Theranostics 2018; 8(9):2447-2458. doi:10.7150/thno.23002

Research Paper

Soluble CD146 is a predictive marker of pejorative evolution and of sunitinib efficacy in clear cell renal cell carcinoma

Maeva Dufies1, Marie Nollet2, Damien Ambrosetti3, Wael Traboulsi2, Julien Viotti4, Delphine Borchiellini5, Renaud Grépin1, Julien Parola6, Sandy Giuliano1, Dominique Helley-Russick7, Karim Bensalah8, Alain Ravaud9, Jean-Christophe Bernhard10, Renaud Schiappa4, Nathalie Bardin2, Françoise Dignat-George2, Nathalie Rioux-Leclercq11, Stephane Oudard7, Sylvie Négrier12, Jean-Marc Ferrero5, Emmanuel Chamorey4, Marcel Blot-Chabaud2*, Gilles Pagès6 Corresponding address*

1. Centre Scientifique de Monaco, Biomedical Department, 8 Quai Antoine Ier, MC-98000 Monaco, Principality of Monaco.
2. Aix Marseille Univ, INSERM 1263, INRA 1260, C2VN, Marseille, France.
3. University Cote d'Azur, Nice University Hospital, Department of Pathology,
4. Centre Antoine Lacassagne, Statistic department, Nice, France
5. Centre Antoine Lacassagne, Clinical research department Nice, France
6. University Cote d'Azur, Institute for research on cancer and aging of Nice, CNRS UMR 7284; INSERM U1081, Centre Antoine Lacassagne, France.
7. European Hospital Georges Pompidou, Paris, France
8. Centre Hospitalier Universitaire (CHU) de Pontchaillou Rennes, service d'urologie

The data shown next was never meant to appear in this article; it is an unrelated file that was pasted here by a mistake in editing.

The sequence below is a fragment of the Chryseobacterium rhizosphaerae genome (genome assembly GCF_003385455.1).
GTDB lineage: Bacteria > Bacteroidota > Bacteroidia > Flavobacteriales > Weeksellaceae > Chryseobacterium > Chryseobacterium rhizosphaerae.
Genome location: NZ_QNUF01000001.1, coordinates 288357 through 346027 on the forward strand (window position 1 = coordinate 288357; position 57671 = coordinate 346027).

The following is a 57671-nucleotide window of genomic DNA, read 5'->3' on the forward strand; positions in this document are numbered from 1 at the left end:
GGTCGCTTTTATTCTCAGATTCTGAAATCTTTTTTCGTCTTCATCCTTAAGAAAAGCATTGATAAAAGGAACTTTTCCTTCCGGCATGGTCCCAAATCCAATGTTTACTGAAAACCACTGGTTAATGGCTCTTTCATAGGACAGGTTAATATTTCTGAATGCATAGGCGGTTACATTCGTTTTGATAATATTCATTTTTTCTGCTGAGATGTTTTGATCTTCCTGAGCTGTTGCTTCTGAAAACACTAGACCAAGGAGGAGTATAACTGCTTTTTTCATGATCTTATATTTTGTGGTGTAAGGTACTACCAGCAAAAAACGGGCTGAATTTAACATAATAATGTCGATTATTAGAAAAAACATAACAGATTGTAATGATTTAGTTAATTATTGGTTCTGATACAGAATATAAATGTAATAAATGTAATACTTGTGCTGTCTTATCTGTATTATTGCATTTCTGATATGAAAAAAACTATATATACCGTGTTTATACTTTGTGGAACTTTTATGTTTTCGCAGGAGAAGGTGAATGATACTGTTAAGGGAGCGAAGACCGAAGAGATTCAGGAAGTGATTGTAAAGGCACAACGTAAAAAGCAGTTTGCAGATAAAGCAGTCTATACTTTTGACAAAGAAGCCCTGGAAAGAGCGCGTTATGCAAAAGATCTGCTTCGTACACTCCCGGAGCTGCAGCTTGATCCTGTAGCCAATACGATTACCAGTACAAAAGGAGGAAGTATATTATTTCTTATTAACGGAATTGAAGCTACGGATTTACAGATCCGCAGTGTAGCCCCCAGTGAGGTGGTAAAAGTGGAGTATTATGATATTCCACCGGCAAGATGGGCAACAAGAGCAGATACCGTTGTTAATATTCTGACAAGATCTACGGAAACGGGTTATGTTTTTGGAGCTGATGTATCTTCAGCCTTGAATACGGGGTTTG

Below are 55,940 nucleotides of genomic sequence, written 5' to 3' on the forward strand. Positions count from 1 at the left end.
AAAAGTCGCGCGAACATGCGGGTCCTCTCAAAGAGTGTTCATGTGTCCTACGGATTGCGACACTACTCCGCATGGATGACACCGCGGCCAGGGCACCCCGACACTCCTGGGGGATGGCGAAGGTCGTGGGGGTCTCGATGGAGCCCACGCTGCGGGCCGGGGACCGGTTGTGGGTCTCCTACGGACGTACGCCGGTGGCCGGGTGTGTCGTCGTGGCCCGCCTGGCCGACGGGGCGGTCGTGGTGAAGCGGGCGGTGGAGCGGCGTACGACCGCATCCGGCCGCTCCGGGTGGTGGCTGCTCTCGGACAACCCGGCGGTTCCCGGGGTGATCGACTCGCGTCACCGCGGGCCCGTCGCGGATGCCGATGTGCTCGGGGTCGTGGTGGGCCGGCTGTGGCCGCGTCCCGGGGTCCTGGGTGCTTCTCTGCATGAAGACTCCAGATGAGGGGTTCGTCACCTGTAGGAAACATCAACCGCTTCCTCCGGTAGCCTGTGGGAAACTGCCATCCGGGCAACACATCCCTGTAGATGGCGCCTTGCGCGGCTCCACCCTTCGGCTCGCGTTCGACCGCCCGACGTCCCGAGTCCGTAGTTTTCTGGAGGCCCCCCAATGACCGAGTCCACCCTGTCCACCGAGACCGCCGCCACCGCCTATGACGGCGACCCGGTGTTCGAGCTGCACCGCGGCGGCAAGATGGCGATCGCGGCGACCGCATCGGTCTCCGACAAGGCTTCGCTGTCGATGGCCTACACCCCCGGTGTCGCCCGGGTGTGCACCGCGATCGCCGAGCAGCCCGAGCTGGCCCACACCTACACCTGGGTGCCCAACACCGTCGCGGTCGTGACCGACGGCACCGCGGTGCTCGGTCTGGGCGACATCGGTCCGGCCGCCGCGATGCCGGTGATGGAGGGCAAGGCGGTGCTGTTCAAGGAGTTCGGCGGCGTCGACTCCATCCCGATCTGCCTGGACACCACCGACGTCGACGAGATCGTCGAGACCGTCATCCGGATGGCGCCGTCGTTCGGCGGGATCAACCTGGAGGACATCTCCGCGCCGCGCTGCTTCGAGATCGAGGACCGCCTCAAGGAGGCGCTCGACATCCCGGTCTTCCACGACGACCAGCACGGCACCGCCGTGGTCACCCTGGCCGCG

9. Bordeaux University, Bordeaux University Hospital (CHU), Medical Oncology department, Bordeaux, France.
10. Bordeaux University, Bordeaux University Hospital (CHU), Urology department, Bordeaux, France.
11. Rennes University, Rennes University Hospital, Department of Pathology, Rennes, France
12. Centre Léon Bérard, Lyon, France
*MBC and GP co-directed the work

This is an open access article distributed under the terms of the Creative Commons Attribution (CC BY-NC) license (https://creativecommons.org/licenses/by-nc/4.0/). See http://ivyspring.com/terms for full terms and conditions.
Citation:
Dufies M, Nollet M, Ambrosetti D, Traboulsi W, Viotti J, Borchiellini D, Grépin R, Parola J, Giuliano S, Helley-Russick D, Bensalah K, Ravaud A, Bernhard JC, Schiappa R, Bardin N, Dignat-George F, Rioux-Leclercq N, Oudard S, Négrier S, Ferrero JM, Chamorey E, Blot-Chabaud M, Pagès G. Soluble CD146 is a predictive marker of pejorative evolution and of sunitinib efficacy in clear cell renal cell carcinoma. Theranostics 2018; 8(9):2447-2458. doi:10.7150/thno.23002. Available from https://www.thno.org/v08p2447.htm

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Abstract

The objective of the study was to use CD146 mRNA to predict the evolution of patients with non-metastatic clear cell renal cell carcinoma (M0 ccRCC) towards metastatic disease, and to use soluble CD146 (sCD146) to anticipate relapses on reference treatments by sunitinib or bevacizumab in patients with metastatic ccRCC (M1).